Can Cognitive Fitness Be a Workout for Your Brain?
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There is growing interest to exercise your brain using something called “cognitive fitness.”
It’s a known fact that exercise and meditation reduce anxiety, ease depression, and give you a general feeling of wellness. Can ideas about the brain be discovered from these practices to help create an emotional fitness tools?
Can biofeedback games like Wild Divine help beginner brains look more like enlightened brains without a lifetime of dedication?
Numerous articles published by the Mayo Clinic Foundation for Education and Research, the New England Journal of Medicine and other resources, cite the importance of regular “brain work-outs” in helping individuals maintain a vital and healthy lifestyle. Solving crossword puzzles, playing card and board games, and participating in other mentally challenging tasks, are specifically mentioned as activities that can delay the onset of age-related cognitive problems. A great site for this is Acuity Games.
Engaging in mental exercises for the purpose of increasing cognitive fitness is gaining popularity for Baby Boomers and their parents. The research is not definitive regarding the prevention of brain deterioration by rigorous mental exercise, but psychologists, neurologists, and other educators are designing cutting-edge programs for the public’s desire to stay mentally sharp.
Elkhonon Goldberg, Ph.D., a neuropsychologist in Manhattan, has offered programs since 1999 for patients who have been diagnosed with mild cognitive impairment. “I have been increasingly impressed by a growing body of relevant research literature, both animal studies on the positive effects of species-appropriate stimulation on the brain and more recently the human literature that demonstrates positive effects of structured cognitive stimulation on mental functions in aging,” said Goldberg, who reviews this work in his new book, The Wisdom Paradox.
A private grant underwrites the foundation of Goldberg’s “mental gym” that offers computer-based cognitive exercises that the client can practice in his center two or more times a week under the direction of a private cognitive fitness trainer. Following a neuropsychological evaluation, the client follows an individualized protocol of brain workout exercises that focuses on verbal and visual memory, divided attention, language, or spatial and verbal problem-solving. In addition Goldberg and his staff hold discussions about cognitive changes to allay anxiety triggered by mental slippage and to increase a sense of empowerment.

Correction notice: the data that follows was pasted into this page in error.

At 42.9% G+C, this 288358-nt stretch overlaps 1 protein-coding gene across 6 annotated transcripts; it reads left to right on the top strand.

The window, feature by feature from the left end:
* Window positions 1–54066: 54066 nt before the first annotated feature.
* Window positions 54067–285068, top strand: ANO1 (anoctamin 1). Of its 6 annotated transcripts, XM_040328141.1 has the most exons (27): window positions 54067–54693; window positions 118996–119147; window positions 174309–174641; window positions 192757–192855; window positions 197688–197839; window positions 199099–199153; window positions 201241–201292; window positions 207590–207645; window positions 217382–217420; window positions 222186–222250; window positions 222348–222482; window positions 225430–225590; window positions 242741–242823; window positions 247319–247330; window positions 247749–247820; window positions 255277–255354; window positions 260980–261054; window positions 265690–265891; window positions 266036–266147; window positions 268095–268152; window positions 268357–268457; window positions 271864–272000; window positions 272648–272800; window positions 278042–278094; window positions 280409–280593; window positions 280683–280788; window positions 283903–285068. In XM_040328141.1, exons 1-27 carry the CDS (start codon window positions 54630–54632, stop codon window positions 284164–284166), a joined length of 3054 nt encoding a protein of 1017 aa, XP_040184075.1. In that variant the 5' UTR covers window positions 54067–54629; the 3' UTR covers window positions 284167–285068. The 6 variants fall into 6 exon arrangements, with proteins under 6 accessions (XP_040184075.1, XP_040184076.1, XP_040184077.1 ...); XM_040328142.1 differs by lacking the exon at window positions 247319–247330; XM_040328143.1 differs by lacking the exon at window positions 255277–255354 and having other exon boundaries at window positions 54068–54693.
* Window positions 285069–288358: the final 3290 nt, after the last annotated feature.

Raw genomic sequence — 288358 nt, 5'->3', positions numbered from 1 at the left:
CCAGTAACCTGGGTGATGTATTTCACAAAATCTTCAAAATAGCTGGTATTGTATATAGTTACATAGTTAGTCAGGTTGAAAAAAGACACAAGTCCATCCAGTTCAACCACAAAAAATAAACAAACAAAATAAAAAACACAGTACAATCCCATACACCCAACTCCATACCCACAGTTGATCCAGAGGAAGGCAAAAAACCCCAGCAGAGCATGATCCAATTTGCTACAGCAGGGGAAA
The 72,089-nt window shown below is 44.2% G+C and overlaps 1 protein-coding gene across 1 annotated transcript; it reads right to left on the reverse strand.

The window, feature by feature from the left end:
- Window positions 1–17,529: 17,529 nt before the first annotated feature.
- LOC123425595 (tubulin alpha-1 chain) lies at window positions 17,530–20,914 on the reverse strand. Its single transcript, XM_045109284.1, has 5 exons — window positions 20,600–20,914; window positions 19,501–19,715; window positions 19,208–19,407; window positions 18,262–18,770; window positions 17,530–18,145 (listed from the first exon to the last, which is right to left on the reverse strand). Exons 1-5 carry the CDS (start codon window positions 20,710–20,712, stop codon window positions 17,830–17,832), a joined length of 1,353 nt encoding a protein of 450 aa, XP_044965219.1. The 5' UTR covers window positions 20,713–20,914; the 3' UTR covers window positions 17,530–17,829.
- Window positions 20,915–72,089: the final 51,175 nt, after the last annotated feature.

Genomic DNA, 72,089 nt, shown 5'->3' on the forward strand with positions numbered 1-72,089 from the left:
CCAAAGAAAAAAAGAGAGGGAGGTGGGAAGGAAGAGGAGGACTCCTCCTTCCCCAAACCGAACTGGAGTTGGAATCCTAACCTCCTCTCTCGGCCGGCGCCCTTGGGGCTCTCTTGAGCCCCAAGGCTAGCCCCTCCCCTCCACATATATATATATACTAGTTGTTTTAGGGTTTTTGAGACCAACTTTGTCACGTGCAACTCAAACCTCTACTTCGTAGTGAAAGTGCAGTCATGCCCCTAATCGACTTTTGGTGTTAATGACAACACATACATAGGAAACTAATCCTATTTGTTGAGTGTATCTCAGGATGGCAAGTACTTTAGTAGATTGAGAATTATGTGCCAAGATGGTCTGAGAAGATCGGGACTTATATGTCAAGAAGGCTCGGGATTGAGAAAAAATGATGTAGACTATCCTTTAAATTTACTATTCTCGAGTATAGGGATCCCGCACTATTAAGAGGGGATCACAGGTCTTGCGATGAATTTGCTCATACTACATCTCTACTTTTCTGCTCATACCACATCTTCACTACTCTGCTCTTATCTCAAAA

“Our program is geared toward patients with mild cognitive impairment because this is where evidence is the strongest, the need is most obvious, and the likelihood of success is the greatest.” He said that in principle, the programs will work for healthy older adults, but “my impetus has been to help those truly in need, rather than to offer the program as an amenity.”
In Hartford, Conn., the non-profit New England Cognitive Center (NECC) offers programs for healthy older adults as well as those with early onset dementia. “People are becoming aware that fitness does not stop at the shoulders and neck,” said the Director of the NECC, Patti Said, M.A., health educator. Their most requested program is a series of a four-, six-, or eight-session “memory tune-up” workshops consisting of psychoeducation and memory strategies provided in senior centers and other community agencies. According to Said, because some older adults feel uncomfortable around computers the NECC offers a series of 24 paper-and-pencil memory exercise sessions in addition to individualized computer based cognitive training.